The move is one of many small shifts that Perez has undertaken to steer the Democrats slightly more to the left. Already, Perez is sounding more like the president of the AFL-CIO than DNC chairs of past years.

“I mean, there is an unmitigated assault on the labor movement. It’s an assault that just got a big weapon in the form of the confirmation of Judge Gorsuch to the Supreme Court. Now there are five votes on that court to make it very, very hard for public-sector labor unions to collect dues,” Perez tells me as we sit in the lobby of the Louisville Hilton.

It’s an attack that has Perez deeply worried.

“And they aren’t gonna stop at public-sector unions,” says Perez. “The way to take down the progressive movement is to attack those community pillars, whether it’s Planned Parenthood or the labor movement. This is not coincidence—who is getting attacked.”

Critics on the left continue to criticize Perez for being a tool of the Democratic Party’s corporate wing, following a contentious DNC election in which he beat progressive stalwart and Bernie-backed Rep. Keith Ellison (D-MN). Now, Perez has attempted to distance himself from that label by getting involved in labor struggles.

In Perez’s first week at the DNC, he declared his solidarity with the historic 5,000-person “March on Mississippi” against Nissan, an event organized by the United Auto Workers in Canton, Miss.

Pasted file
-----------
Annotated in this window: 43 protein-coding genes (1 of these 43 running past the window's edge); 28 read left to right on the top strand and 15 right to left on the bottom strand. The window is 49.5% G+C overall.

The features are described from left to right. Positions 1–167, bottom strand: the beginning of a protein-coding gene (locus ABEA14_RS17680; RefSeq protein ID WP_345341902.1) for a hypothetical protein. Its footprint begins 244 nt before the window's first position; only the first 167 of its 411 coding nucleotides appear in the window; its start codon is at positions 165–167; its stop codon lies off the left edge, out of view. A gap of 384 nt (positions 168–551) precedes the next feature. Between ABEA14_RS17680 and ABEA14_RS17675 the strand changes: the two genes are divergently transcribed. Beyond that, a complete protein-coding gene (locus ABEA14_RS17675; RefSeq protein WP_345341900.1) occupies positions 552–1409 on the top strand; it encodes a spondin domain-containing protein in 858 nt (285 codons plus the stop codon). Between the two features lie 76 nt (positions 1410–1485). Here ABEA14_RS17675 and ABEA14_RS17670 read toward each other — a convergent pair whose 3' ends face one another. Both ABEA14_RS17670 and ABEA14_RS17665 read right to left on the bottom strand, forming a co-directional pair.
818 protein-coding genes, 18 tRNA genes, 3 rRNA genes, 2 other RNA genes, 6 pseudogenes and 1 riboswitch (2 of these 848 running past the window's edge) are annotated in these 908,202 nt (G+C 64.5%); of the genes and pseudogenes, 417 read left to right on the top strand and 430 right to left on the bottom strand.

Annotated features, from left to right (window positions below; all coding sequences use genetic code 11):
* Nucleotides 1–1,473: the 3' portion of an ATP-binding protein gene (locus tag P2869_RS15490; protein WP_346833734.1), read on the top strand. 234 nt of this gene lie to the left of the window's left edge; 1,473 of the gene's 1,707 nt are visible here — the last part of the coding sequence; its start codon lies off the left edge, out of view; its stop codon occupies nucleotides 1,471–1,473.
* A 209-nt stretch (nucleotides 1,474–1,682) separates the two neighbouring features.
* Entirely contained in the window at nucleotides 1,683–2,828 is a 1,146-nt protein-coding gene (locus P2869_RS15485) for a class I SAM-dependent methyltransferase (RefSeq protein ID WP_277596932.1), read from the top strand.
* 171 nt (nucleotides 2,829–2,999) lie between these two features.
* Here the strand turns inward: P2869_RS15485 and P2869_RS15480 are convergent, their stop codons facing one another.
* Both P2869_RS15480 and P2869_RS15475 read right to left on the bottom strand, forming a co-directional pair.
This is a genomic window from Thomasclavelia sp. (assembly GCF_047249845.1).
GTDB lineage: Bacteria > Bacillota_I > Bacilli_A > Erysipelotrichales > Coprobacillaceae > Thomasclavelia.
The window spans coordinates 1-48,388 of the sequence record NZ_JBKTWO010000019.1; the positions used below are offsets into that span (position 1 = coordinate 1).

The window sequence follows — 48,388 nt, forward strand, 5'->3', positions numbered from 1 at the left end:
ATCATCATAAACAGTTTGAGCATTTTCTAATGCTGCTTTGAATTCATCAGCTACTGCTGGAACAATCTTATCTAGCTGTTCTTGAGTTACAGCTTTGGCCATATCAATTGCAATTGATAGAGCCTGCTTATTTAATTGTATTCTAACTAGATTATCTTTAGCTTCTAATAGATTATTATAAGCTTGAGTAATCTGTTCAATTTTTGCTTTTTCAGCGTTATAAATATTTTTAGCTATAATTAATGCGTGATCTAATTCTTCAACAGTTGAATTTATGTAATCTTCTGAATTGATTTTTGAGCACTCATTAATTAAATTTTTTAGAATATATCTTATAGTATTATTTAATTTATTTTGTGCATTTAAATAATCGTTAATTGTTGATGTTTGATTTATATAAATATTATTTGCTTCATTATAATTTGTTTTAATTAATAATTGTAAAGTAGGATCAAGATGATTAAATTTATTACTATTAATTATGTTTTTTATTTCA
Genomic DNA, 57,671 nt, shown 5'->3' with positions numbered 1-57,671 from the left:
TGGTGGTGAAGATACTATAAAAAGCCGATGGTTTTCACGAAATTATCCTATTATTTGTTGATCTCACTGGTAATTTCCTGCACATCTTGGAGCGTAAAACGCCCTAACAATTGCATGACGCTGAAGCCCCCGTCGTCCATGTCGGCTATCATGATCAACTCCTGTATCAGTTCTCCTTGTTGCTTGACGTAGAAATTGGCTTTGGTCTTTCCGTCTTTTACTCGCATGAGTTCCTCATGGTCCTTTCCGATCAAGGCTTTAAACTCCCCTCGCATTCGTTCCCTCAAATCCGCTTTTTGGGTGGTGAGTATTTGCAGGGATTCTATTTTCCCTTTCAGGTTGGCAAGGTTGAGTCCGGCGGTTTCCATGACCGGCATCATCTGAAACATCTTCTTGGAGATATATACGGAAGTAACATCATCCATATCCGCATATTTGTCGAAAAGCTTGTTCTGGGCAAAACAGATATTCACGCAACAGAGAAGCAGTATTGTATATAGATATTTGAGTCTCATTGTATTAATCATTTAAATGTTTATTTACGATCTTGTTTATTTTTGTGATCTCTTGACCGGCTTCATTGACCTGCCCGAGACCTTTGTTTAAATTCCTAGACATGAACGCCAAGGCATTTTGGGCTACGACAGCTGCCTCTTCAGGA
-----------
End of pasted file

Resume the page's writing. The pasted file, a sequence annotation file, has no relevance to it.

Perez says that he was inspired to get involved in the struggle by a meeting he had with a Nissan temporary worker, who he later invited to an event at The White House.

“Robert was his name, but I don’t recall his last name,” says Perez. “He’s what they call a ‘permatemp.’ That’s an oxymoron—it should be an oxymoron. How can you be a permanent temporary employee? He is a second-class citizen in the Nissan plant.”

Perez’s pace of speech begins to pick up rapidly as he’s agitated by the issue.

“He has had the indignity of training permanent employees, who make much more than him,” says Perez. “He has to work something like 55 hours to make what someone doing identical work makes in 40 hours. That’s not right, that’s not who we are. Nissan is making a tremendous amount of money and they don’t need to make money on the backs of their workers.”

Perez says he would advise Democrats in the South to get involved in labor struggles like those at Nissan, where Republican politicians have campaigned heavily against the union.

“I strongly urge elected officials and others to stand up and make those values known,” says Perez. “When you try to organize down there, you got the state, the Republican governor going after them. You got all sorts of other forces at work that put the fear of God into folks who are thinking about trying to vote for a union, and we gotta level the playing field.”